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Nothing works

Community Member
I’ve tried about 3 different standard antidepressants, another one I can’t remember and one for quitting smoking and have felt too strange on them to continue. One kind of worked, which was prescribed to stop smoking, but when the dose was increased from the minimum starter dose ( because it started to not work) I had a terrible mental reaction to it.
I have an appointment with my Dr next week but I really don’t hold much hope and am scared of going through the process of trying meds and making things worse and having to pull myself through it again. Not sure why I am writing this I guess I just wanted to say it out loud. Have done years of CBT and it helped a bit but yup still dealing with depression and anxiety all these years later. 
2 Replies 2

white knight
Community Champion
Community Champion

Hi, welcome


All of these medications need at least 6 weeks to work to their potential. Prior to that it is a struggle most times. 


We cannot discuss medications any further as we are not trained medical staff so by all means discuss it with your doctor. Feel free to return if you would like to know strategies and ideas in coping with depression or use our search feature.



Valued Contributor
Valued Contributor

Hi BeBenotes


Given all the years some people study chemistry and biology, in order to gain greater understanding, 'Here, we'll get you to try this medication' is often all we get when trying to alter our own chemistry and biology. I believe an entire session dedicated to the basics of altering our chemistry (including the challenges that can come with that) should be a must in a lot of cases. A basic education can be empowering.


When it comes to chemistry, I have visions of a mad scientist in a lab adding elements to a beaker. Some combined elements will be explosive or too intense, some will have no reaction at all and some will produce the perfect reaction. In my earlier years with depression, I can say in hindsight I was a 'sad scientist'. Desperate to find what worked, when adding chemistry (from a med) to my own internal chemistry, there were good reactions and not so good ones. While it's been more than a couple of decades since I tried managing my mental health through meds, I've found over the years that questioning my chemistry and why it's doing what it's doing at any given time is another way of managing.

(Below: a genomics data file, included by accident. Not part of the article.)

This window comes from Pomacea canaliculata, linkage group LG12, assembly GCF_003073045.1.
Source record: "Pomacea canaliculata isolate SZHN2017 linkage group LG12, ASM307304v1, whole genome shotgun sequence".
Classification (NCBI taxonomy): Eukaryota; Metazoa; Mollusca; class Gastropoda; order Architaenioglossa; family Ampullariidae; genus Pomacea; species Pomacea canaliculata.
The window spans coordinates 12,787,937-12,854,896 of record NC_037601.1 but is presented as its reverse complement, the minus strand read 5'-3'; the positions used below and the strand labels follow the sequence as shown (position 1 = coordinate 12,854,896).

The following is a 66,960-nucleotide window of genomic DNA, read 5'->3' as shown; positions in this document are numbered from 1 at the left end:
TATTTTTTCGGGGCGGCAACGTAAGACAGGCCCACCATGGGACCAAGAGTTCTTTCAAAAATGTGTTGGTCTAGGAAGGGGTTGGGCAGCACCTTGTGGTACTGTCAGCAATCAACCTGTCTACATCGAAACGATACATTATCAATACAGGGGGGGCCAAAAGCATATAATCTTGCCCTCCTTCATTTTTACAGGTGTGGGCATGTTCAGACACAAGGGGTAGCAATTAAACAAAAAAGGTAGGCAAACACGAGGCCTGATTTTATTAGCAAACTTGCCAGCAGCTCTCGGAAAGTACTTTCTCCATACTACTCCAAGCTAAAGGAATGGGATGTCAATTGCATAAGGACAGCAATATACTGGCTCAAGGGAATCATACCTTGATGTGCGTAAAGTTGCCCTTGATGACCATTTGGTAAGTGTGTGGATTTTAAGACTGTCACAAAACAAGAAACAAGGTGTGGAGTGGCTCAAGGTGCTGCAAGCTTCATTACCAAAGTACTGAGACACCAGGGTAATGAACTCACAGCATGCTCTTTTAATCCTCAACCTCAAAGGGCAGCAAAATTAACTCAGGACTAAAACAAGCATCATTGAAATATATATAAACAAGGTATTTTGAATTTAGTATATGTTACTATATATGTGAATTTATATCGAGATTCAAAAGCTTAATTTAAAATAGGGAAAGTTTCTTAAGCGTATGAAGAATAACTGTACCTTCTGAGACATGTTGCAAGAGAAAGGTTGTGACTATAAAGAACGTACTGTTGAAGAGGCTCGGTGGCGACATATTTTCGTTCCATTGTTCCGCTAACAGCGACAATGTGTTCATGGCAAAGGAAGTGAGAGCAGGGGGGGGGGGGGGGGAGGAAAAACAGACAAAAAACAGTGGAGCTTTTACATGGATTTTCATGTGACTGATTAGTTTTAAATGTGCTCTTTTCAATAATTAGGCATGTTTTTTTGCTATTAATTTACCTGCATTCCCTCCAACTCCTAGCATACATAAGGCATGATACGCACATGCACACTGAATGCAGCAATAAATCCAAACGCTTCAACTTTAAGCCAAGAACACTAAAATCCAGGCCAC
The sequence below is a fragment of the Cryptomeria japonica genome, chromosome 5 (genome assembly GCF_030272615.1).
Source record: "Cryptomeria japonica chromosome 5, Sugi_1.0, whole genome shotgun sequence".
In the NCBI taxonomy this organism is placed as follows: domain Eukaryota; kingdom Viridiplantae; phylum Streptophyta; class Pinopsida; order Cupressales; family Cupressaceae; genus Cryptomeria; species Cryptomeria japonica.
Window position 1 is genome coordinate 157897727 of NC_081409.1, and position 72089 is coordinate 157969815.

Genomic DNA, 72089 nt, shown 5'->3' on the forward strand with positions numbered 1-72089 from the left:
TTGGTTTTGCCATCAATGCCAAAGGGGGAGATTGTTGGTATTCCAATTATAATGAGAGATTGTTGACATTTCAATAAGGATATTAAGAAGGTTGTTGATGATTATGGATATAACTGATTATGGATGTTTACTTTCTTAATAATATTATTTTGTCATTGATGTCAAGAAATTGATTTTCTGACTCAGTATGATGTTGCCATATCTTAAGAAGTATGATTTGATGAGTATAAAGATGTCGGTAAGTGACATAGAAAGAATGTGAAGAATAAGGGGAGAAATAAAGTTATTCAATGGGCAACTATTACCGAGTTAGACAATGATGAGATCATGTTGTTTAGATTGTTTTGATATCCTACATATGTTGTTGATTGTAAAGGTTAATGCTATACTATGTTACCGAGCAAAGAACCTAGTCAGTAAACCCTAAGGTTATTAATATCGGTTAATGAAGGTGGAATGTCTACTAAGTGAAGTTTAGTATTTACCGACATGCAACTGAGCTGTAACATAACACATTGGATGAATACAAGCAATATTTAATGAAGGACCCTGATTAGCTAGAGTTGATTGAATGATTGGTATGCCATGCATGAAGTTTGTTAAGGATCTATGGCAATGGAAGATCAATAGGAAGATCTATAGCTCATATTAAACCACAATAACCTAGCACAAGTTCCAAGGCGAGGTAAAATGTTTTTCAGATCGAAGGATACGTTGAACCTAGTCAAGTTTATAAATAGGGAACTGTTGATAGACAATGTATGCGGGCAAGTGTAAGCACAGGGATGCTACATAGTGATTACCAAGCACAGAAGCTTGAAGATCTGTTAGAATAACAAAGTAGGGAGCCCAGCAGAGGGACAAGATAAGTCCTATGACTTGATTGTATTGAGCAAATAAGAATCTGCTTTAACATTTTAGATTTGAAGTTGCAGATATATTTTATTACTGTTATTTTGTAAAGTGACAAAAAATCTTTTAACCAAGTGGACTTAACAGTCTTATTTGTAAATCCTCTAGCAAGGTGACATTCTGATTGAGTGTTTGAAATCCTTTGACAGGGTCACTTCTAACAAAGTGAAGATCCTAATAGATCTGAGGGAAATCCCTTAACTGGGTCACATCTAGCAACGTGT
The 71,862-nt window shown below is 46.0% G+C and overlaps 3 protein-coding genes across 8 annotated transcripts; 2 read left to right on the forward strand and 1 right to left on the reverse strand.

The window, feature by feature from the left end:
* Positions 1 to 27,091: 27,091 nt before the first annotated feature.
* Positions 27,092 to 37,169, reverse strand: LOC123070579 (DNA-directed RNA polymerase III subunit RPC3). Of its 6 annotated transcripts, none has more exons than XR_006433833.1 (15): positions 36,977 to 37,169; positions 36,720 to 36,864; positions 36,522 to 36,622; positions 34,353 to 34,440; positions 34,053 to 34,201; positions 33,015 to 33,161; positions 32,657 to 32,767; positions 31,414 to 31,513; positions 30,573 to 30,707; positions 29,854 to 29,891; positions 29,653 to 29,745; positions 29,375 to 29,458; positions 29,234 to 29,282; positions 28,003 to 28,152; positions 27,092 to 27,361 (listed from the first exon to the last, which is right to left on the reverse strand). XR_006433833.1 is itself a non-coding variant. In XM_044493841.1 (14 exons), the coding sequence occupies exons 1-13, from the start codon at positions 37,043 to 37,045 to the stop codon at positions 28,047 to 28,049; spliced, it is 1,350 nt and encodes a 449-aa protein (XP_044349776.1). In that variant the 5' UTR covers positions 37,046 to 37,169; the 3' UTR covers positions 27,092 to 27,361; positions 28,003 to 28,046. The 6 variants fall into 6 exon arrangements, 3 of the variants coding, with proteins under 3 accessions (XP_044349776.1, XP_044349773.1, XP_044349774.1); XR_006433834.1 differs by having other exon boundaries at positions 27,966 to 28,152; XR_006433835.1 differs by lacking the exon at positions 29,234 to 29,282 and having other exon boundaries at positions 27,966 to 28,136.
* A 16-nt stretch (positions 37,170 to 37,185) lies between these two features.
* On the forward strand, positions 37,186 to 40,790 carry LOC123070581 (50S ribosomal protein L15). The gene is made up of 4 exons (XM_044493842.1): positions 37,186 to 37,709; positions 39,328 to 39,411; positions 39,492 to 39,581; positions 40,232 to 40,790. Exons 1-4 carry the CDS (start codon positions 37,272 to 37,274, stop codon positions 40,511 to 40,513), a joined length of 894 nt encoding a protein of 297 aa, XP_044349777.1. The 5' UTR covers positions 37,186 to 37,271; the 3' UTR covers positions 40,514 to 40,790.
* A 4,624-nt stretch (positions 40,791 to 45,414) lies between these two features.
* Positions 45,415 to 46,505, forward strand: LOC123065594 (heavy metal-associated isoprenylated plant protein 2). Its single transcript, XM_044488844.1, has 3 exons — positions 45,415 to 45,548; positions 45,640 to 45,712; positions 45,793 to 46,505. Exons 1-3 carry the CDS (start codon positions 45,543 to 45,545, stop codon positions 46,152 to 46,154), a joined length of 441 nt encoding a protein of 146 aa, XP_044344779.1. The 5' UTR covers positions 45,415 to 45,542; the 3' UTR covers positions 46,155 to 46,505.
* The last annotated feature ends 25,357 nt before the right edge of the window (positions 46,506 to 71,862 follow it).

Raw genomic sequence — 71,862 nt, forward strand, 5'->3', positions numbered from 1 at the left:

While I'm somewhat of a mind/body/spirit kind of gal, I've found it amazing when it comes to just how much ties into chemistry and physical function or dysfunction. For example, while spirituality speaks of love from one angle, chemically it becomes about oxytocin etc. While spirituality speaks of inspiration as a high end emotional experience that we can sense, in the world of chemistry it's seen as something that can be felt through our dopamine receptors when they get a hit. I smile when I say chemistry is very unromantic. In the world of psychology, a lot can also be about chemistry. Kind of like 'If I can change your way of thinking, I can change your chemical reactions in relation to how you think'. With a rabbit hole of self understanding, you go in through one point of origin, in order to gain greater self understanding, then come across three offshoots (mind, body and soul). The further in you go, the more you begin to find intersecting points. Take imagination for example. As a component of the mind, what you imagine will produce a chemical reaction in the body that you can feel. From a soulful or in some cases soul destroying perspective you are a seer who can feel everything they see. Technically, you're able to see the worst way forward in some cases. Shift perspective and how you use your imagination and you become someone who can feel and see the best way forward, while getting hits of dopamine to the brain. Yes, far easier said than done at times.


While some people manage chemically with meds (for good reason in some cases), some will choose a purely psychological path and then there are some who'll go down the route of psycho-spiritual therapy. I think, when it comes down to it, it's all about exploring and finding what works.